MHC Class I Molecules Are Enriched in Caveolae but Do Not Enter With Simian Virus 40

J Gen Virol. 1998 Jun;79 ( Pt 6):1469-77. doi: 10.1099/0022-1317-79-6-1469.

Abstract

Simian virus 40 (SV40) binds to MHC class I molecules anywhere on the cell surface and then enters through caveolae. The fate of class I molecules after SV40 binding is not known. Sensitivity of 125I-surface-labelled class I molecules to papain cleavage was used to distinguish internalized class I molecules from class I molecules remaining at the cell surface. Whereas the caveolae-enriched membrane microdomain was found to also be enriched for class I molecules, no internalized papain-resistant 125I-surface-labelled class I molecules could be detected at any time in either control cells or in cells preadsorbed with saturating amounts of SV40. Instead, 125I-surface-labelled class I molecules, as well as preadsorbed 125I-labelled anti-class I antibodies, accumulated in the medium, coincident with the turnover of class I molecules at the cell surface. The class I heavy chains that accumulated in the medium were truncated and their release was specifically prevented by the metalloprotease inhibitor 1,10-phenanthroline. Thus, whereas class I molecules mediate SV40 binding, they do not appear to mediate SV40 entry.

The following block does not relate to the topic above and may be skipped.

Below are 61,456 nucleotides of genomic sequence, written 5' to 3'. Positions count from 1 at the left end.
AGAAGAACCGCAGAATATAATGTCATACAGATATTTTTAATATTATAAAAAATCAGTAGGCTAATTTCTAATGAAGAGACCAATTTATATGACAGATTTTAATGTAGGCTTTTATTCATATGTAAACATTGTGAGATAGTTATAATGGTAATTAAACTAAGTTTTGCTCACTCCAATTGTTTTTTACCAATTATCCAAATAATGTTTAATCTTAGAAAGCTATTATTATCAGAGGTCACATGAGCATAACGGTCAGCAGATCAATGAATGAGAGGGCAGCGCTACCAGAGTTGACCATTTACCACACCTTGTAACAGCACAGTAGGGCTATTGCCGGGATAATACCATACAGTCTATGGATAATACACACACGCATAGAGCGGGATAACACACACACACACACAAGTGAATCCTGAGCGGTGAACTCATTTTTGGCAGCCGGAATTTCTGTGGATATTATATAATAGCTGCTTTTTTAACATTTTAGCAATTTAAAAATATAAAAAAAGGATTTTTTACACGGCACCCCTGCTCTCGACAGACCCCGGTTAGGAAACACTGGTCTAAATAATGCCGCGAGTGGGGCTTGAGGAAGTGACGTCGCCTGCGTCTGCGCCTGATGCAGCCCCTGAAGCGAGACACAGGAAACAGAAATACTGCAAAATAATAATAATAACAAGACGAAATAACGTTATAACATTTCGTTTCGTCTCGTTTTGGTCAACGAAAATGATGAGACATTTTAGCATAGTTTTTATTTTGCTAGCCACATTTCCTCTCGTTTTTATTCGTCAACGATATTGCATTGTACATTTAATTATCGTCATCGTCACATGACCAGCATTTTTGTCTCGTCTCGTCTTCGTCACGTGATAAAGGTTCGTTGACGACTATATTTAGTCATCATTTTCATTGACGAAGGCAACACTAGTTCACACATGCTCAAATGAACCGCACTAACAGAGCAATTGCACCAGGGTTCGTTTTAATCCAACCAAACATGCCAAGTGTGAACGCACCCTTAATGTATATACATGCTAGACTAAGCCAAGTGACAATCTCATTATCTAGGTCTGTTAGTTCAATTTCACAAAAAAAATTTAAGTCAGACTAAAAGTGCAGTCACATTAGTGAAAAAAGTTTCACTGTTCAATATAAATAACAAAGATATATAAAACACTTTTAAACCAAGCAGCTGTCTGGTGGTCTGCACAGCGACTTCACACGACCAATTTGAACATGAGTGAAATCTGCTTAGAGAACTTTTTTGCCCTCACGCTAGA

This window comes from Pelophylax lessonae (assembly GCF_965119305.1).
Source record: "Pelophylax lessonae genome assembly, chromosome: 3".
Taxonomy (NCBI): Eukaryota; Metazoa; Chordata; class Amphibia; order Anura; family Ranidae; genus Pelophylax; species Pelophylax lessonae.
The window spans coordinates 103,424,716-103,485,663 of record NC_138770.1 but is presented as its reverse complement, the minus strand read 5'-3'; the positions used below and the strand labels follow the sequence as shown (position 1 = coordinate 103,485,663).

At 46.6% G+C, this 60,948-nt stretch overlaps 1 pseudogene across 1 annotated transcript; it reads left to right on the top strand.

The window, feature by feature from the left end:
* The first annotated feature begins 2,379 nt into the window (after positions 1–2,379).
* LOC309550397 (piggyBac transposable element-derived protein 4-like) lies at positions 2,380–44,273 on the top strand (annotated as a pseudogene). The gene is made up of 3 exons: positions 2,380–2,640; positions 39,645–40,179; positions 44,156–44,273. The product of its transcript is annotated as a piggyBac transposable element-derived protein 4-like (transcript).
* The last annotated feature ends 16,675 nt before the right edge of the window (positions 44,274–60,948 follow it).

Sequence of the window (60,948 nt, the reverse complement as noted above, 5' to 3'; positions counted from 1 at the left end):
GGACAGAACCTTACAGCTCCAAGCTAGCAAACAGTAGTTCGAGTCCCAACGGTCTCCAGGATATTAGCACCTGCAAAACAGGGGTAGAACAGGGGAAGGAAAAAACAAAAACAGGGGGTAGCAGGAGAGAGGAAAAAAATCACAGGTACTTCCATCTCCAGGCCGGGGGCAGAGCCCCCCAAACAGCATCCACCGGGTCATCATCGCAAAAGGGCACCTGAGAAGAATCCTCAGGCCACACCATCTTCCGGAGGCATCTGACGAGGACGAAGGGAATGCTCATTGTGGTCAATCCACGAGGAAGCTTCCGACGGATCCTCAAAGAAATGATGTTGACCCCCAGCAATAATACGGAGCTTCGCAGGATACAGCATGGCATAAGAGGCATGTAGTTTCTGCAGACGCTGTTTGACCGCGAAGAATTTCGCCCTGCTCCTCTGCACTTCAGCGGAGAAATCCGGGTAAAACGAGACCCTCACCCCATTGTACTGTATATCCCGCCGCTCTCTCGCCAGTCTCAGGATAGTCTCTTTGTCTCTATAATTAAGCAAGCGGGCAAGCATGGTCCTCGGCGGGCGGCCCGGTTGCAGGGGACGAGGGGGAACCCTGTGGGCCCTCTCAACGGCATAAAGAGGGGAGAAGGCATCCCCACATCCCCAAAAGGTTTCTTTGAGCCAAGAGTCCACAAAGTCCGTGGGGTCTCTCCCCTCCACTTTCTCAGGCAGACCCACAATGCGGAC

Publication types

  • Research Support, Non-U.S. Gov't
  • Research Support, U.S. Gov't, Non-P.H.S.
  • Research Support, U.S. Gov't, P.H.S.

MeSH terms

  • Animals
  • Caveolin 1
  • Caveolins*
  • Cell Line
  • Cell Membrane / metabolism
  • Chlorocebus aethiops
  • Histocompatibility Antigens Class I / metabolism*
  • Humans
  • Membrane Proteins / metabolism
  • Simian virus 40 / metabolism*
  • Simian virus 40 / physiology

Substances

  • Caveolin 1
  • Caveolins
  • Histocompatibility Antigens Class I
  • Membrane Proteins